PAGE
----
Bearing the above in mind, I think it important to touch on academic assessment, and the impact of cancelled tests and exams across the school world. Let’s just say, I will be very interested to see how universities experience new cohorts arriving without so many exam scores, but with broader experience.


In summary

In sum, the impact of the Coronavirus and COVID-19 has had many direct and indirect negative impacts on education and young people. Just about everyone is rightly doing all they can to help the world function more wholly again.

Still, I also think we need to acknowledge and understand the opportunities this radical contextual change has afforded us. We have been given an unbridled opportunity to learn more about what does and doesn’t work in every educational context,  and to seek positive changes as we move forward. I can only hope that our desire to seek a return to ‘what was’ does not impede an opportunity to embrace what ‘could be’ .

I look forward to your comments and thoughts.

About Helen

Dr Helen Street is one of Australia’s most highly respected educators. With a passion for educational reform and for challenging the status quo, she has become known as a powerful advocate for children’s rights as well as a pioneer in the support of learning engagement, motivation and wellbeing in schools. Helen works with schools and colleges around Australia and internationally; providing talks, workshops, troubleshooting, guidance and longer-term support for staff, parents and students.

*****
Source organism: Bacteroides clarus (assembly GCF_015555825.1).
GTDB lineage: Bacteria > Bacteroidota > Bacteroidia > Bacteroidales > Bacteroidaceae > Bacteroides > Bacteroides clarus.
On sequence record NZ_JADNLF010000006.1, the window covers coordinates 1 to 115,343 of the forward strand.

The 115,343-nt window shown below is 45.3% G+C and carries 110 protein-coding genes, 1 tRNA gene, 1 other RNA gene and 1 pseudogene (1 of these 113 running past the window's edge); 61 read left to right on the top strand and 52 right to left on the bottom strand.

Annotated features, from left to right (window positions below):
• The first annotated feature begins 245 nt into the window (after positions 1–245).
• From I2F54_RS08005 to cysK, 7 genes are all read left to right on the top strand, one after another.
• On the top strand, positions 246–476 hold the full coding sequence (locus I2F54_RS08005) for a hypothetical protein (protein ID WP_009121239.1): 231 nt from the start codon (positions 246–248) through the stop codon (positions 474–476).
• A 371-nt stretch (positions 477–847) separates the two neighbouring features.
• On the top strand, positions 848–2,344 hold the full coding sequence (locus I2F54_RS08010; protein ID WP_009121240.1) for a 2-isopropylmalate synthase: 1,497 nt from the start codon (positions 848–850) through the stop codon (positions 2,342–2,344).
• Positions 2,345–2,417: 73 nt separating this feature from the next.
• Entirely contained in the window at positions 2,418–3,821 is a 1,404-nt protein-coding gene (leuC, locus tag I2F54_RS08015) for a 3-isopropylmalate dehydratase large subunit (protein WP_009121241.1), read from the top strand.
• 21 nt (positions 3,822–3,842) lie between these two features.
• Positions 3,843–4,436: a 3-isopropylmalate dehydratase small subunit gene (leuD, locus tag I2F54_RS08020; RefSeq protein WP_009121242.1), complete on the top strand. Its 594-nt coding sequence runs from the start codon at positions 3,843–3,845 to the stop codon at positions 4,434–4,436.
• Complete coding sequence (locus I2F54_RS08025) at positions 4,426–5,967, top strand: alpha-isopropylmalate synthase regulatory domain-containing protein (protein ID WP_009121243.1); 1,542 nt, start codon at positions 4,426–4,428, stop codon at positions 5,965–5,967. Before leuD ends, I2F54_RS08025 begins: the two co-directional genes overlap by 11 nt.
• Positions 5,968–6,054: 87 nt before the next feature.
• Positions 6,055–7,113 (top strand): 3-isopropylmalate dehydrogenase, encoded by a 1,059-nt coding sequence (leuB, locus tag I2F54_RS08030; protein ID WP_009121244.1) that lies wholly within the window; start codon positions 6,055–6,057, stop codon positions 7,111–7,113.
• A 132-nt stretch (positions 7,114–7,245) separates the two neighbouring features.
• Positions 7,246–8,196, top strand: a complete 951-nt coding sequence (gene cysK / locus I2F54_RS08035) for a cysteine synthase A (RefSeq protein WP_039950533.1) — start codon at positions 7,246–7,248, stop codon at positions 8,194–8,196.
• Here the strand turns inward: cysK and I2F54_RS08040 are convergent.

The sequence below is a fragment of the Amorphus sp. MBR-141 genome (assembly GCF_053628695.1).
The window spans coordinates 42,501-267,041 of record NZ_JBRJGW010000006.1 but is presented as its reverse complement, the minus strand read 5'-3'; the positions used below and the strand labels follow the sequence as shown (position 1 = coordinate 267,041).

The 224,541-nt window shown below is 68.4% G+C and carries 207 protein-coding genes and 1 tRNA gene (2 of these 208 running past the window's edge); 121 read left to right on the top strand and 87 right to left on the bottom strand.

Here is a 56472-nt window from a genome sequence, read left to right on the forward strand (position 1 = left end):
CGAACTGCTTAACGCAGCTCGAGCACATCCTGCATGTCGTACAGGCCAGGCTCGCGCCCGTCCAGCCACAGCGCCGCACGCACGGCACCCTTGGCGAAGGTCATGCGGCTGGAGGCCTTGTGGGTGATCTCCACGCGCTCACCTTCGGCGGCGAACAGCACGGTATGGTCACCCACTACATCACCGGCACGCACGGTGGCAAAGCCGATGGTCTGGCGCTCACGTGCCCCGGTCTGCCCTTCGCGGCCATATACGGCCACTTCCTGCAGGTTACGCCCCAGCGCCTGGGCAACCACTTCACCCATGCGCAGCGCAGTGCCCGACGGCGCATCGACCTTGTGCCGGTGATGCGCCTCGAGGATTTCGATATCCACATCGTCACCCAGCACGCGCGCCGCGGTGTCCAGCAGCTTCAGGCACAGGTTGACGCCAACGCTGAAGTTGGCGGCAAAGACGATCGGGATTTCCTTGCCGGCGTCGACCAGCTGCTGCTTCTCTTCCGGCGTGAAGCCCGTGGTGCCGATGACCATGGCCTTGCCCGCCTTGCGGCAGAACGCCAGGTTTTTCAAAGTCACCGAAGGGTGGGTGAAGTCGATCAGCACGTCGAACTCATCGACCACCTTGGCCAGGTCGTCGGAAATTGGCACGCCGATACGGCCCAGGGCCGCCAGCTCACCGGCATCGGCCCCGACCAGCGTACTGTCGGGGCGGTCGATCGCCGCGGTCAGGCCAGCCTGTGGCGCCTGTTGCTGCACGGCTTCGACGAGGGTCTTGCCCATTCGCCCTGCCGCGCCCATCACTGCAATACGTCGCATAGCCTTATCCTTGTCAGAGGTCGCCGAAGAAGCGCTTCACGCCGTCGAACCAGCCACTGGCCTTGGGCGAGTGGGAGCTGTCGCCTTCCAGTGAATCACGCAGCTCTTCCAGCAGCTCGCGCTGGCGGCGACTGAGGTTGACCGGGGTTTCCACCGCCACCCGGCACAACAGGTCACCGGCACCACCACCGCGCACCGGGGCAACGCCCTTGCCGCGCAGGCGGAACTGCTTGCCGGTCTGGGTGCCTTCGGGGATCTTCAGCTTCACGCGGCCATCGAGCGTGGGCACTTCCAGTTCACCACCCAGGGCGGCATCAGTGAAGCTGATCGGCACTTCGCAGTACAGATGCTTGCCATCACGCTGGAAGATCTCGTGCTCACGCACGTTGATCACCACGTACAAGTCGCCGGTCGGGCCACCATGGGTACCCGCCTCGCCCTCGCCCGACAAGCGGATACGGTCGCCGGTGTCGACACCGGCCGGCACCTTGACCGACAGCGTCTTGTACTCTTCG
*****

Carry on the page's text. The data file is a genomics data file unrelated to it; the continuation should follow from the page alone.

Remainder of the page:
In 2009, Helen and Neil Porter founded the Positive Schools Initiative which advocates for educational reform to better support equity, motivation and wellbeing in young people. At the core of The Positive Schools Initiative are The Positive Schools conferences which have become known as Australia’s leading mental health and wellbeing events for educators.

Helen has written over 200 articles and academic papers along with four popular books. Her 2018 book ‘Contextual Wellbeing – creating positive schools from the inside out’ has been praised by leading educators around the world.

Helen lives in Perth, Western Australia with Neil, their three daughters and their Cavoodle, Barney.

Visit to find out more about The Positive Schools Conferences